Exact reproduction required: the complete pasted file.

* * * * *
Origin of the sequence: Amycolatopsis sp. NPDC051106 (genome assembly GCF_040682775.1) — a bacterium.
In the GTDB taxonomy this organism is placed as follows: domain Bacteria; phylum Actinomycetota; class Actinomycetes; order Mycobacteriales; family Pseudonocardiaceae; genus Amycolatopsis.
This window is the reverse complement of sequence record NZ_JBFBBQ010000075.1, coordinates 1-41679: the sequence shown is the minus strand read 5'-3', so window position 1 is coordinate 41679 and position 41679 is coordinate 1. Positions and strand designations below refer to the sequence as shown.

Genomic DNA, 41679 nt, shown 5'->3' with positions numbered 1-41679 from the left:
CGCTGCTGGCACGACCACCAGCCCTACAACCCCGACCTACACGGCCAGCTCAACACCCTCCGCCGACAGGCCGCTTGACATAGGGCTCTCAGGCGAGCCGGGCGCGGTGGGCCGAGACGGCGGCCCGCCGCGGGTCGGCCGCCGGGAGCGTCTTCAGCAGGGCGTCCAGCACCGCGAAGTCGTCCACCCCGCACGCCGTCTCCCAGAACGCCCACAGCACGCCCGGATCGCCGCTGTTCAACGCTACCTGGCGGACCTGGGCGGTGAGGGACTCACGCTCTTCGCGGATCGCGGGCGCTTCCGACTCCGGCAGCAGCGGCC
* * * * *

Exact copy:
Origin of the sequence: Amycolatopsis sp. NPDC051106 (genome assembly GCF_040682775.1) — a bacterium.
In the GTDB taxonomy this organism is placed as follows: domain Bacteria; phylum Actinomycetota; class Actinomycetes; order Mycobacteriales; family Pseudonocardiaceae; genus Amycolatopsis.
This window is the reverse complement of sequence record NZ_JBFBBQ010000075.1, coordinates 1-41679: the sequence shown is the minus strand read 5'-3', so window position 1 is coordinate 41679 and position 41679 is coordinate 1. Positions and strand designations below refer to the sequence as shown.

Genomic DNA, 41679 nt, shown 5'->3' with positions numbered 1-41679 from the left:
CGCTGCTGGCACGACCACCAGCCCTACAACCCCGACCTACACGGCCAGCTCAACACCCTCCGCCGACAGGCCGCTTGACATAGGGCTCTCAGGCGAGCCGGGCGCGGTGGGCCGAGACGGCGGCCCGCCGCGGGTCGGCCGCCGGGAGCGTCTTCAGCAGGGCGTCCAGCACCGCGAAGTCGTCCACCCCGCACGCCGTCTCCCAGAACGCCCACAGCACGCCCGGATCGCCGCTGTTCAACGCTACCTGGCGGACCTGGGCGGTGAGGGACTCACGCTCTTCGCGGATCGCGGGCGCTTCCGACTCCGGCAGCAGCGGCC